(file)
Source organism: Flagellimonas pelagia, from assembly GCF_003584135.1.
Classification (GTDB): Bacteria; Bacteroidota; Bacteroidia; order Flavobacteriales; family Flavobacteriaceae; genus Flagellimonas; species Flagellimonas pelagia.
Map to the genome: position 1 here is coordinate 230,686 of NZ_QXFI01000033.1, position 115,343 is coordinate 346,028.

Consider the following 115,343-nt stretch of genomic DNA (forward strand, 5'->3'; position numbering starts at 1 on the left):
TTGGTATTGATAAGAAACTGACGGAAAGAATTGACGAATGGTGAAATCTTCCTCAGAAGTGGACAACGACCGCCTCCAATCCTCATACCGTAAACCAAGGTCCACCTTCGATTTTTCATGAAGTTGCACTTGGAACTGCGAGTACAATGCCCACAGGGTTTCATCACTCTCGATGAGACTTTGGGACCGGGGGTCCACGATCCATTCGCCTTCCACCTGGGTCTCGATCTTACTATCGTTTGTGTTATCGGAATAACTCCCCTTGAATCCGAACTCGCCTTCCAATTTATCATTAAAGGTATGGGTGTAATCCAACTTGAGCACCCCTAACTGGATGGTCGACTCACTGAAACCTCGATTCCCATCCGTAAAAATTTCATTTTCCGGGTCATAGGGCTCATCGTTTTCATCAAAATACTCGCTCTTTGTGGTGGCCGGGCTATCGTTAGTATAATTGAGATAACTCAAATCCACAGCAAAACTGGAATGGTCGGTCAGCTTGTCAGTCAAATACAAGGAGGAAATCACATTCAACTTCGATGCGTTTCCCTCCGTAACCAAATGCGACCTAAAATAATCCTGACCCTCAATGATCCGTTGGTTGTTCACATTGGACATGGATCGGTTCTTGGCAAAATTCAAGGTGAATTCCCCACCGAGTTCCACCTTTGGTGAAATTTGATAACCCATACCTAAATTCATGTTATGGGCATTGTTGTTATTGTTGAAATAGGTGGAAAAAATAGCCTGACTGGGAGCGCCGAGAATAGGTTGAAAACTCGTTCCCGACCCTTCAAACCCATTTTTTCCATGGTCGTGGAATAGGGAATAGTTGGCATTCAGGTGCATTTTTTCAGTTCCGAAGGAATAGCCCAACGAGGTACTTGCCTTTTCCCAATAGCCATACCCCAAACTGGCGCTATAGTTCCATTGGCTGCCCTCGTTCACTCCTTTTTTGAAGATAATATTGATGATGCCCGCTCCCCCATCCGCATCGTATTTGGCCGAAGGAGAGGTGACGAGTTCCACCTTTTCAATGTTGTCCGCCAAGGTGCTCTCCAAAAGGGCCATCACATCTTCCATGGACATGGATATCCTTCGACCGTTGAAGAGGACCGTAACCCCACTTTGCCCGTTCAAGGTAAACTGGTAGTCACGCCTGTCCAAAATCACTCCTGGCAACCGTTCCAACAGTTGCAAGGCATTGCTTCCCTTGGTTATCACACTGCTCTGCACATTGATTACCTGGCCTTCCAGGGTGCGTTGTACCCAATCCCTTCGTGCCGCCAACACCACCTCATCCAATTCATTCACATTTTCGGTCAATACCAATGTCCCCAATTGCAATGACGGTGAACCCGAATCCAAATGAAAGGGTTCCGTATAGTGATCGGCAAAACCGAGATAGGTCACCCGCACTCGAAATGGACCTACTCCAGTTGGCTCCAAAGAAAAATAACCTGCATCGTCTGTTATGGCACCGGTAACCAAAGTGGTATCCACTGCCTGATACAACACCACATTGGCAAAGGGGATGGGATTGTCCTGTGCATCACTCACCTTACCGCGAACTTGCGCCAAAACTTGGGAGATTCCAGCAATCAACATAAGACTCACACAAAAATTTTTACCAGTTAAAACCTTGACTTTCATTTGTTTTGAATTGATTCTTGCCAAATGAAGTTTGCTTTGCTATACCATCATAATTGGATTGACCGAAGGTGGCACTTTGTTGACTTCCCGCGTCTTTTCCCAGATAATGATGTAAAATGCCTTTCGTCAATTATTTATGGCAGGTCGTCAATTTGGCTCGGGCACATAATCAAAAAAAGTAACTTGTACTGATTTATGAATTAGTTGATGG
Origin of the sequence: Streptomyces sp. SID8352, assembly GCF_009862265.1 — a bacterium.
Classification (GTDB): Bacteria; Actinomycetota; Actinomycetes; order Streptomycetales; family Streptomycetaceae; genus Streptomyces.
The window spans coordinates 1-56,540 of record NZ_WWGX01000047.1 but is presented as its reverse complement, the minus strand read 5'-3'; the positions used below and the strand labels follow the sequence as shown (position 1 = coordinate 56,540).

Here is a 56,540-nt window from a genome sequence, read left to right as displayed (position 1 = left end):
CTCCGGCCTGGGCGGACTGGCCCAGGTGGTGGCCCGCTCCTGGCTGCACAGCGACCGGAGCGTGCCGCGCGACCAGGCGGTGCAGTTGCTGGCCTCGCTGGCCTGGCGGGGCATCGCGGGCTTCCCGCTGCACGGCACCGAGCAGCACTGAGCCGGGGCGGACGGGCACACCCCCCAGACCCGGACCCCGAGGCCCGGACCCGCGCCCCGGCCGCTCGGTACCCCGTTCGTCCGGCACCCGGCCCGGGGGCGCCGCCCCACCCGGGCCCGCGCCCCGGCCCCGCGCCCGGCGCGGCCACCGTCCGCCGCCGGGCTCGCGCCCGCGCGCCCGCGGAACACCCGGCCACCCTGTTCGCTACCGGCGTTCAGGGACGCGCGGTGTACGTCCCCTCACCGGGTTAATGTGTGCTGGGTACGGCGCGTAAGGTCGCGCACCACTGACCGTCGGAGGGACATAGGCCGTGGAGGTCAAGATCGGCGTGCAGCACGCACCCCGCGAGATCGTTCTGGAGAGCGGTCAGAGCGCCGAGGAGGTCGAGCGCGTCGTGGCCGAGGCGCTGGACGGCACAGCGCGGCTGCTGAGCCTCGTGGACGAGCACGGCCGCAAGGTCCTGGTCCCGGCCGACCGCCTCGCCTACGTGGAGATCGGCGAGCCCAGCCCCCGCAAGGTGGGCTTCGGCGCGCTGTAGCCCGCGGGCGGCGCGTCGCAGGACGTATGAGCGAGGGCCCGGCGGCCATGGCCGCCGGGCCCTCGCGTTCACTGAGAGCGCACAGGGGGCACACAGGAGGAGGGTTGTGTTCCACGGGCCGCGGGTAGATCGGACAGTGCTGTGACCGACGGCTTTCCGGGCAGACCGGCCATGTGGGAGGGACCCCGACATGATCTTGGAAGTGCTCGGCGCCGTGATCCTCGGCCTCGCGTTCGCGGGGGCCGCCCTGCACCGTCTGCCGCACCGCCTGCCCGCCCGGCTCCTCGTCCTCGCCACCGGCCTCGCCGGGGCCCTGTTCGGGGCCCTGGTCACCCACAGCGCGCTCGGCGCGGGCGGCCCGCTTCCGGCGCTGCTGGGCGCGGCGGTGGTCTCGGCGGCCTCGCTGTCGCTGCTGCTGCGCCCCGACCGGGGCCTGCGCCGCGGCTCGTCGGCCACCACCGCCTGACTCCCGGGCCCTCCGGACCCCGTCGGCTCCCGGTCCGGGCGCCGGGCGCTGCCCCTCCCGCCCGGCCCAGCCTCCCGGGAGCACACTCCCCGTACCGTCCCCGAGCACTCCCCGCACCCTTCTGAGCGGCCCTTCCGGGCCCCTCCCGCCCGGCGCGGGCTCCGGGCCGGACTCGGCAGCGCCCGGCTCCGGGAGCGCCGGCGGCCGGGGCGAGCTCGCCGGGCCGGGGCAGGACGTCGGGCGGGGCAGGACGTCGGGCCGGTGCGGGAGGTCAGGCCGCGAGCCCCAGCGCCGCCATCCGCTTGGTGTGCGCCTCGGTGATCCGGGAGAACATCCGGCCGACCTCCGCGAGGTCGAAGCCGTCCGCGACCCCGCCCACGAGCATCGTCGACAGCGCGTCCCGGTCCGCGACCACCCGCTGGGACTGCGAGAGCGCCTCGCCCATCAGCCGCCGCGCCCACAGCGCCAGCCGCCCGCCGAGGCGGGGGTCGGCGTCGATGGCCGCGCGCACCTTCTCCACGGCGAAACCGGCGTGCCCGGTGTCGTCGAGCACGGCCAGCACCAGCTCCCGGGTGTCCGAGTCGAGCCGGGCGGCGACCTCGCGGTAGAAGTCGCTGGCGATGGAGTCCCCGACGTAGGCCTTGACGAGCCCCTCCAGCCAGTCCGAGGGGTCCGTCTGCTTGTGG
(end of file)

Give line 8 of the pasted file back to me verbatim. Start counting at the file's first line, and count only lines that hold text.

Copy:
The window spans coordinates 1-56,540 of record NZ_WWGX01000047.1 but is presented as its reverse complement, the minus strand read 5'-3'; the positions used below and the strand labels follow the sequence as shown (position 1 = coordinate 56,540).